Community Development Concepts and Applications in Health and Social Services

Faculty
Applied Community Studies
Department
Therapeutic Recreation
Course Code
THRT 3601
Credits
3.00
Semester Length
Flexible delivery ranging over 2 to 15 weeks
Max Class Size
30
Method Of Instruction
Lecture
Typically Offered
To be determined
Campus
Online

Overview

Course Description
In this course we apply an ecological perspective to explore the nature and process of community systems and approaches to planning. Experientially we explore meanings of community, capacity building, social capital, inclusion and belonging, citizen power, and social change. Through active involvement in class discussions and engagement with community organizations, we examine various approaches to community development in health and social services settings by applying leisure, recreation and therapeutic recreation concepts and practices.
Course Content

Definitions and theories of community

 

Ecological Frameworks and System Theory

  • Brofenbrenner’s Ecological Systems Theory
  • Systems and subsystems, boundaries, energy, entropy
  • Foundations of community development
  • Examples of application

 

Fundamental Planning Approaches in Health and Social Services Settings

  • Community development as a method, practice, process, movement
  • Social marketing
  • Social reform planning
  • Policy analysis
  • Social learning
  • Social mobilization
  • Advocacy, empowerment and social change
  • Theoretical underpinnings, applications and examples of each approach

 

Assets Based Community Development (ABCD)

  • Needs maps versus assets maps (John McKnight)
  • Initiating ABCD – moving from discovering “care” to taking action

 

The role of the community developer

  • Facilitation skills
  • Managing conflict
  • Consciousness raising and conscientization (Paulo Freire)
  • Insider and outsider roles
  • Dealing with power issues

 

Understanding worldviews

  • Reflexivity
  • Whiteness and intersectionality
  • Stigma, prejudice and discrimination
  • Advantage and disadvantage

 

Key concepts linked to community development

  • Citizenship
  • Inclusion and belonging
  • Capacity building
  • Citizen power
  • Social capital

 

Community Development and Leisure, Recreation and Therapeutic Recreation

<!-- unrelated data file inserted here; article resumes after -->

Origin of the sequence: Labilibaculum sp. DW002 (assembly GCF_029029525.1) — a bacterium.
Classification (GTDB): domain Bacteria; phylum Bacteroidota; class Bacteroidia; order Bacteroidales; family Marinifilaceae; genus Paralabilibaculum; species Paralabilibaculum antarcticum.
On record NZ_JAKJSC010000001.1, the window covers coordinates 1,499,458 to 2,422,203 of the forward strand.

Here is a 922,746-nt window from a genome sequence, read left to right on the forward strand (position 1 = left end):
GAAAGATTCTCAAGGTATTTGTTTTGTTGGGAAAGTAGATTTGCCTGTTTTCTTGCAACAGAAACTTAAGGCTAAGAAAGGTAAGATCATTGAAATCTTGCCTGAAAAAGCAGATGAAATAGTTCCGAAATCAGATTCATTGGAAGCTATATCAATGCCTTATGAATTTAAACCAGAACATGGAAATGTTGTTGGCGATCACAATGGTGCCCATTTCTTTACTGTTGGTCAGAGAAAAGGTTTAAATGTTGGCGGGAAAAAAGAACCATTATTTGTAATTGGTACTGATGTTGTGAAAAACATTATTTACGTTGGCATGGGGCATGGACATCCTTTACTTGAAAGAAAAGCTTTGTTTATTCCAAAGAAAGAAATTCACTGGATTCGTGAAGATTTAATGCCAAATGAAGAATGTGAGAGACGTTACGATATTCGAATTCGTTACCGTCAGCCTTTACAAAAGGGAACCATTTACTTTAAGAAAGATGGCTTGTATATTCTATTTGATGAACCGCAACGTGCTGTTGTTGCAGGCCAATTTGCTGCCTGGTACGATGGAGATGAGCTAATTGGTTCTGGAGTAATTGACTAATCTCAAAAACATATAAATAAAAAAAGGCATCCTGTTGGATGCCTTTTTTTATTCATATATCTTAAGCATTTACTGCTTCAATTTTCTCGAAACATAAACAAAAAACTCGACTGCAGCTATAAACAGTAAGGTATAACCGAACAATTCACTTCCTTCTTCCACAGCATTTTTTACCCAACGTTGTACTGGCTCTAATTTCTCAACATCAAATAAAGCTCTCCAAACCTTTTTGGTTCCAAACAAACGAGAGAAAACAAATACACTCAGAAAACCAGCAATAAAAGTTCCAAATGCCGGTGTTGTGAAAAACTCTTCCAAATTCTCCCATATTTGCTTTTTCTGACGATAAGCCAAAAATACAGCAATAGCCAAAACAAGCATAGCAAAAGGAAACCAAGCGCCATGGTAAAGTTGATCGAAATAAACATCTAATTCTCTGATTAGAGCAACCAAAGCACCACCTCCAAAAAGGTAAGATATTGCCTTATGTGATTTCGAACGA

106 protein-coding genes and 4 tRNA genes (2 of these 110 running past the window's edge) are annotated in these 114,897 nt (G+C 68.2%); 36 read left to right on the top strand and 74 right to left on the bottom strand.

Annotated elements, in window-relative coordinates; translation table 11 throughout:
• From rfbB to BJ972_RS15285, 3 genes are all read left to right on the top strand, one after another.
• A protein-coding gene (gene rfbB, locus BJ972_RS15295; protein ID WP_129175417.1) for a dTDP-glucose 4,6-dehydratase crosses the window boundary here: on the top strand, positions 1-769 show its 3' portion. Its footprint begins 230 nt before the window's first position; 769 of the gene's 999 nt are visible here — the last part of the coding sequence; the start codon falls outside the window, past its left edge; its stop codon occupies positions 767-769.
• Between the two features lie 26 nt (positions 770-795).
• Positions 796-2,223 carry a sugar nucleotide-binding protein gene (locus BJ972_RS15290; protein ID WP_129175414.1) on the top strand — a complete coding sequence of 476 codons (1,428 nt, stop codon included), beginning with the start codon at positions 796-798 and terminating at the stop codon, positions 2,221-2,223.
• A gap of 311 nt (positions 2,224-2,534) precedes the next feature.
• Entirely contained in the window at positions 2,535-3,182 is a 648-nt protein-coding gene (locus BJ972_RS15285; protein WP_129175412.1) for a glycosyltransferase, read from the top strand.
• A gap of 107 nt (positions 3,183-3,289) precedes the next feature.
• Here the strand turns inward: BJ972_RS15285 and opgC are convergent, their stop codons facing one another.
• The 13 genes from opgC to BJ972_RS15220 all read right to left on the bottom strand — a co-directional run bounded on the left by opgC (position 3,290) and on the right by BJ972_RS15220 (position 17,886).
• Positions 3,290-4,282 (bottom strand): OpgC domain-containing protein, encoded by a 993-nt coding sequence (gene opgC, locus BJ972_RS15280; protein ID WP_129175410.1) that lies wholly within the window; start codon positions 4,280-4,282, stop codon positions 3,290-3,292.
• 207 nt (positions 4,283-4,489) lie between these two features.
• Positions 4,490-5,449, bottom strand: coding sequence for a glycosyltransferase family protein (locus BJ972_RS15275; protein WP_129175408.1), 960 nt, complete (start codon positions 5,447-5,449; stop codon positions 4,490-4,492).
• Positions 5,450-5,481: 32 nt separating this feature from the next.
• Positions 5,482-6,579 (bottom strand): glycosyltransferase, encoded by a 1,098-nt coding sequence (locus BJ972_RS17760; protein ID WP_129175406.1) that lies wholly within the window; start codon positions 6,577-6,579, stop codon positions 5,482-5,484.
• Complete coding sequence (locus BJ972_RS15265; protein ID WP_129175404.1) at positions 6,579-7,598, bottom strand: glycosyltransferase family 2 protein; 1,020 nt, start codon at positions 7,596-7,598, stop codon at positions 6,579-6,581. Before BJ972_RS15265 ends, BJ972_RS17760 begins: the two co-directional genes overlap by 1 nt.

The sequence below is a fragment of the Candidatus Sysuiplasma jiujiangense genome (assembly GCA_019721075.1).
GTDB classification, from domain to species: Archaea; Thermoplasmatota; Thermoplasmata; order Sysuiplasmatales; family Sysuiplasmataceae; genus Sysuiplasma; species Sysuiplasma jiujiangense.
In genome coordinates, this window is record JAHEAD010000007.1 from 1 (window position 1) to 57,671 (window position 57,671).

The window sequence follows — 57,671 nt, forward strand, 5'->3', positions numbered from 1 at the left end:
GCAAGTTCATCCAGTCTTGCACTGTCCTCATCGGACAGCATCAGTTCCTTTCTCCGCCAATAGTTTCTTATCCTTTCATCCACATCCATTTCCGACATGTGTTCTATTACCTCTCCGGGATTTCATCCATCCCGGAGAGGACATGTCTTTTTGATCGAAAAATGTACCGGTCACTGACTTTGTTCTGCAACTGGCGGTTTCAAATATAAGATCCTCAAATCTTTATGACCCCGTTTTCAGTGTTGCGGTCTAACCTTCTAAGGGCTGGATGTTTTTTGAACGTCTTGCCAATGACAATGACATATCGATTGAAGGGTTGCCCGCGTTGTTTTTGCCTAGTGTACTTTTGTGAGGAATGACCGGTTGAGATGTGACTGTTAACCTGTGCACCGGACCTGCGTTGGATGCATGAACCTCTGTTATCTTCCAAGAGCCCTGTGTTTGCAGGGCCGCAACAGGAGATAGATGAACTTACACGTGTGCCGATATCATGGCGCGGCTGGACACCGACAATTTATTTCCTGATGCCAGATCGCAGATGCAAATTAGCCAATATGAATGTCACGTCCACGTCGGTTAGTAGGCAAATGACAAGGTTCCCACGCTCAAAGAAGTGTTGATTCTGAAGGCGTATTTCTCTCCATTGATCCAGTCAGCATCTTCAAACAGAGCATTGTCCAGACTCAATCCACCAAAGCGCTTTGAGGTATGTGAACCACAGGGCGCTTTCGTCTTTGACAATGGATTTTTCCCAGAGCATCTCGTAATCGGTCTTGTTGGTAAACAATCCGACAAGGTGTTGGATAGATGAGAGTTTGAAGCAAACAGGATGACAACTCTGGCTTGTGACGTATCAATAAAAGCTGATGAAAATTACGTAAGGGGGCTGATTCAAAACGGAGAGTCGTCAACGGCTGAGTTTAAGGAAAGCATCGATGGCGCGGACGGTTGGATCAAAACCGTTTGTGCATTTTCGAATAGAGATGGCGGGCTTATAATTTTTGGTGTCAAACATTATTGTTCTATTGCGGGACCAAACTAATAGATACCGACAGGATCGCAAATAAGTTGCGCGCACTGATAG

• Community development through leisure education
  • Links between leisure education, serious leisure, civic participation and participatory citizenship
  • Applying community development concepts and approaches to various client groups and contexts
Methods Of Instruction
  • Lecture/discussion
  • Involvement in community development group processes simulated in the classroom
  • Community service learning
  • Student debates
  • Case studies
  • Student presentations
Means of Assessment

This course will conform to Douglas College policy regarding the number and weighting of evaluations. Typical means of evaluation would include a combination of:

  • Tests
  • Written assignments
  • Presentations
  • Service-learning project

This is a letter graded course.

Learning Outcomes

Upon successful completion of this course, the student will be able to:

  1. identify a worldview and how it influences beliefs, understandings, assumptions, and decision-making;
  2. understand and apply the central concepts of system theory and ecological frameworks to community organizing;
  3. compare and contrast definitions of community and approaches to community building;
  4. understand the fundamental approaches to planning and be capable of identifying them in practice;
  5. compare and contrast models of community development;
  6. describe the links between community development and health promotion, recreation and therapeutic recreation; and
  7. engage actively and appropriately with community organizations to better understand the realities of community development in various contexts.
Textbook Materials

T.B.A.

Requisites

Prerequisites

Corequisites

Courses listed here must be completed either prior to or simultaneously with this course:

  • No corequisite courses

Equivalencies

Courses listed here are equivalent to this course and cannot be taken for further credit:

  • No equivalency courses

Requisite for

Course Guidelines

Course Guidelines for previous years are viewable by selecting the version desired. If you took this course and do not see a listing for the starting semester / year of the course, consider the previous version as the applicable version.

Course Transfers

Institution Transfer Details Effective Dates
Simon Fraser University (SFU) No credit 2006/09/01 to -
University of Northern BC (UNBC) No credit 2006/09/01 to -
University of the Fraser Valley (UFV) UFV GE 1XX (3) 2006/09/01 to -
University of Victoria (UVIC) UVIC EPHE 2XX (1.5) 2008/05/01 to -
University of Victoria (UVIC) UVIC PE 2XX (1.5) 2006/09/01 to 2008/04/30

Course Offerings

Winter 2021

There aren't any scheduled upcoming offerings for this course.